Despite the high-level talks between NSA Ajit Doval and the Chinese Minister of Foreign Affairs Wang Yi over disengagement and de-escalation on July 5, the Chinese haven't really gone back. The PLA troops remain where they were–in Indian territory when they sneaked under the cover of coronavirus in April.
On the contrary, it seems China has only marginally pulled back, if at all at Galwan Valley but <a href="https://indianarrative.com/world/china-constructs-new-structures-in-pangong-tso-6705.html"><strong>made new structures</strong> </a>for its troops. At Pangong Tso, it seems rather reluctant. The only difference is that the soldiers of the two countries are not in an eyeball to eyeball confrontation. So, what is China planning?
The moot point Indians should keep in mind is to accept the situation as it is. The Indian political leadership and the people should steel themselves to the new normal—that China will dig in its heels on the Indian border and skirmishes will happen. More lives are likely to be lost in that desolate mountainous landscape.
Dr. Jabin T Jacob, Associate Professor, Department of International Relations and Governance Studies, Shiv Nadar University, says that if Indians think talks with the Chinese will bear results they would be fooling themselves. “The Chinese mindset is that once they have gained something they will not let go of it without extracting a heavy price. In simpler words, they will not withdraw from all of the Indian territory they have occupied this year.”
On June 15, China lost between 35 to 46 soldiers including officers when they launched an assault on Indian soldiers who had gone to confirm if the Chinese had vacated their positions. This attack also cost India the lives of 20 soldiers including the Commanding Officer. The Chinese people are talking about their dead soldiers and why they had to die. China has lost face and soldiers in a skirmish it started, therefore, China will try to extract revenge from India – which it considers a lesser power.
India also needs to understand that for China, the talks are more for public posturing and to pull the wool over Indian eyes. With China, talks are like going round and round the mulberry bush, forever. India has already spent decades talking to China without any success.
Experts point out that even the earlier clash between China and India in Arunachal Pradesh in 1986, so similar to the Galwan Valley incident, led to prolonged talks. Even as the talks over a Chinese pull back from the Sumdorong Chu Valley went on, the Indian Army decided to occupy the areas around the valley and dominate the PLA in numbers and weapons. Eventually in 1995, with numerous rounds of diplomacy at the highest levels, the Chinese pulled back witnessing the iron determination of the Indian Army.
Coming back to the present, the tiny Himalayan nation of Bhutan has been talking with China since 1984 and stands stumped in 2020 after China pulled out the Sakteng Wildlife Sanctuary in eastern Bhutan out of its magic hat. This is Bhutanese territory that does not have a border with China and can only be accessed through India. Indirectly, China is mounting pressure on India using Bhutan as a hostage. China will keep playing mind games with India.
It is clear that our expansionist neighbor is <strong><a href="https://indianarrative.com/opinion/in-the-70th-year-of-india-china-relations-a-glass-ceiling-is-broken-5455.html">threatened by our infrastructure</a></strong> along the LAC, and hence the assault. Jacob says, we have to understand this from the Chinese point of view. “China probably feels that all its superior infrastructure along the LAC is of no use if it does not bring it to bear to gain at least some tactical advantages when it still could and use these as bargaining chips for later with the Indians. The thinking within the PLA might well be to take the initiative now before the Indians improved their infrastructure and access to the LAC still further and gained capabilities to block the Chinese altogether.”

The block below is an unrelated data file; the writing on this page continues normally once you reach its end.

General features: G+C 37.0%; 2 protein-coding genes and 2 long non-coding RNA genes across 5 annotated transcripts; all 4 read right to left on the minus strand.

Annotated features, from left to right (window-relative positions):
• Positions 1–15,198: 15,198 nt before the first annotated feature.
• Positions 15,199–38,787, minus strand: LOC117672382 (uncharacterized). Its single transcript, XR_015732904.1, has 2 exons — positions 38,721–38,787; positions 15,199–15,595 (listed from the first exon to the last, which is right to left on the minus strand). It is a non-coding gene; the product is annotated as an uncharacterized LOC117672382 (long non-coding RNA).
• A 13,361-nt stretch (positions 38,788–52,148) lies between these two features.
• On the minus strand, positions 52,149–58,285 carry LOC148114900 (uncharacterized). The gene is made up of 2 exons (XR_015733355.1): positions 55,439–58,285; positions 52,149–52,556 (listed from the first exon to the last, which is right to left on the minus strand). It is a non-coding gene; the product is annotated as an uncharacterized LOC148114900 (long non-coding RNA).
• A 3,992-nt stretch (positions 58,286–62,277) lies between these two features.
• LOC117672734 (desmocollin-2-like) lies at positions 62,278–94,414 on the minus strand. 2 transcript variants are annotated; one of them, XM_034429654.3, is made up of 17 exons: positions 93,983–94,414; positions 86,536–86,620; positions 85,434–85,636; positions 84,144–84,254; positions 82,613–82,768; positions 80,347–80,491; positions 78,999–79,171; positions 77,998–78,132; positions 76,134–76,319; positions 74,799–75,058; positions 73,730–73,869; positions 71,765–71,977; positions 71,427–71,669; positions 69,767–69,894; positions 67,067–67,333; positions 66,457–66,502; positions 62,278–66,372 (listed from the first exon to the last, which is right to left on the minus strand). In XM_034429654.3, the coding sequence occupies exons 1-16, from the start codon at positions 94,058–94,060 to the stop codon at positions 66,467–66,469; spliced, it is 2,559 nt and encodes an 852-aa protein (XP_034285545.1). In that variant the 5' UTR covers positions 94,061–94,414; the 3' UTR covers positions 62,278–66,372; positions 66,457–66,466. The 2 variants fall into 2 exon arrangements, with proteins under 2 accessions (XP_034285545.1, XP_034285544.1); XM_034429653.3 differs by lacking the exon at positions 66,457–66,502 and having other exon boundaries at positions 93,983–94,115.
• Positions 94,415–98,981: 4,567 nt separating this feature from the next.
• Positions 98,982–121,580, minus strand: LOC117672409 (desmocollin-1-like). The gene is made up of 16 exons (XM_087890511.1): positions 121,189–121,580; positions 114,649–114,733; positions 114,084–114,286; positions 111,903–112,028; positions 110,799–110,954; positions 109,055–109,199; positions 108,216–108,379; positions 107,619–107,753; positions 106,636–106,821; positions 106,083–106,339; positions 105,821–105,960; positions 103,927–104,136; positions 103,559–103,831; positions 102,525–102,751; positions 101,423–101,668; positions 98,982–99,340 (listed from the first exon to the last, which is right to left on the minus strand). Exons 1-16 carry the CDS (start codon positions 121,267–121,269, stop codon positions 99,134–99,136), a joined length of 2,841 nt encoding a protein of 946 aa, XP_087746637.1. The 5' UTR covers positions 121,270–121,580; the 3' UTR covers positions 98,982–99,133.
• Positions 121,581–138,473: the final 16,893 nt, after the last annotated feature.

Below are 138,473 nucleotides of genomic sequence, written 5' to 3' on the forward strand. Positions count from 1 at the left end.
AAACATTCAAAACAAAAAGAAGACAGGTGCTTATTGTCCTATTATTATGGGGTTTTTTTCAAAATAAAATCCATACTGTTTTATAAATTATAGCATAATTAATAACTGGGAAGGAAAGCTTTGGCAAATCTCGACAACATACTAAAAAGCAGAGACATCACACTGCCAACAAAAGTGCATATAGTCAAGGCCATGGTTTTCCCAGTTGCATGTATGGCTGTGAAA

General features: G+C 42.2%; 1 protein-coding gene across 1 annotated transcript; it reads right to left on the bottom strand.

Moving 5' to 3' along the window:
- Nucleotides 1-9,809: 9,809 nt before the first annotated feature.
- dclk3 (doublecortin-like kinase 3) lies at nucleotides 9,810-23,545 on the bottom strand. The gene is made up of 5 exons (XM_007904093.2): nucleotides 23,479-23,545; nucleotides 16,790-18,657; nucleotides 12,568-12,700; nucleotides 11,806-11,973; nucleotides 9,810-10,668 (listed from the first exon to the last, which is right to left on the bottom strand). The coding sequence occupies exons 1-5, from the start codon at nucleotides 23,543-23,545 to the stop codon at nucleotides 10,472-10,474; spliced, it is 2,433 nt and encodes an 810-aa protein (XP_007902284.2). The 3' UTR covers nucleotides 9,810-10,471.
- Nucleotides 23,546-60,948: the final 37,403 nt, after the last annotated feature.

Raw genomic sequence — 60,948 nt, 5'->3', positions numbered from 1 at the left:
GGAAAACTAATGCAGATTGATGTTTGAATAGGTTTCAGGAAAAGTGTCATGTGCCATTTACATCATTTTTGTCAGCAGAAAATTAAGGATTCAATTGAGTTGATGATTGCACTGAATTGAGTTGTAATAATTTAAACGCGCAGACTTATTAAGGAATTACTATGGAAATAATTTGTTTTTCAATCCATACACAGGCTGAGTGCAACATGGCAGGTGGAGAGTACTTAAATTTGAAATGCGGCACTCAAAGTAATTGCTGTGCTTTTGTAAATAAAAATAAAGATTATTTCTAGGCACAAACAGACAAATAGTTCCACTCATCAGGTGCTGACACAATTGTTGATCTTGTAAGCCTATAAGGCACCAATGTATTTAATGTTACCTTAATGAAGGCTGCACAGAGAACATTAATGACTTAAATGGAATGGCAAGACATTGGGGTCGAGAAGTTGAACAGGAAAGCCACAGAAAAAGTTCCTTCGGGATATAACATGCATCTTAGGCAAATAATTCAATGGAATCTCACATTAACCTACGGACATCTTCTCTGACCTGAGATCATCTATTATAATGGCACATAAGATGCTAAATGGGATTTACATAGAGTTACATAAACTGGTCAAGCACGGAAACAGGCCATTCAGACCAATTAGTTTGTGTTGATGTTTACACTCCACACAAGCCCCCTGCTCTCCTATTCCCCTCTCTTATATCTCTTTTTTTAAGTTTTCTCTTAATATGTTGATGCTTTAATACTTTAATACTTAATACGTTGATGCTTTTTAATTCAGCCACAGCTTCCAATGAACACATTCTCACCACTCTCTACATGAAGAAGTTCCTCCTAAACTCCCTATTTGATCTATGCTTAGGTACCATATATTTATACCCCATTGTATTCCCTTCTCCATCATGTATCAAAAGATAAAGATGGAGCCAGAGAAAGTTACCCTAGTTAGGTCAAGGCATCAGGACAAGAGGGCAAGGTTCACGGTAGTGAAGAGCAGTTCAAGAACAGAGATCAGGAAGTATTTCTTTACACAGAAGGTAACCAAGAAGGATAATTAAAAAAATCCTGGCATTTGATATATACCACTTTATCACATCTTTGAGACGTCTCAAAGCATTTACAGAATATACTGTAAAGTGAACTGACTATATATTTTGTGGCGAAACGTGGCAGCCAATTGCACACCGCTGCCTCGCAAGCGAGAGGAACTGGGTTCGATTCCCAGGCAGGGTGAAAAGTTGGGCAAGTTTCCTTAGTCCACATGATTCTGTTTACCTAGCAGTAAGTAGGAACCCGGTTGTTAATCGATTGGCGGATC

Jacob says that India has to understand that country developing our own perspectives and from the point of view of our own interests and not from Western ones alone. “We are already late in paying attention to China and other important countries in our neighborhood and further afield. We should also be able to understand and gain from seeing China through <a href="https://indianarrative.com/india/time-for-india-to-rethink-its-one-china-policy-3157.html"><strong>the eyes of Taiwan, Japan and Vietnam</strong></a>. We should improve our relations with these countries and have more exchange of views with them. Just as important, we should focus on learning Mandarin and increase expertise within the concerned departments in government. Taiwan is a good and reliable source of teachers in this regard.”
Now that India and its leaders have discovered China in its true colors and nature, it would be worthwhile investing time and resources in building India's capacity. Jacob says: “The government should be setting up more dedicated think tanks and university departments and initiating research on China. Moreover, our politicians have to understand international relations and foreign policy. If they have to run this country, these aspects cannot be left to just diplomats and generals. The government should get its information from a wider variety of people—researchers, academics, entrepreneurs – those who come with a multi-sectoral approach.”
As India and China hold the next umpteenth round of border talks, the country should simultaneously invest its time in preparing better for the next eventuality—maybe another attack on the border, maybe a skirmish or indirect pressure through India’s neighbors. Till then India will have to build its capacity to be able to <a href="https://indianarrative.com/opinion/how-new-delhi-tamed-china-5135.html"><strong>read the Chinese mind</strong> </a>and the PLA’s moves..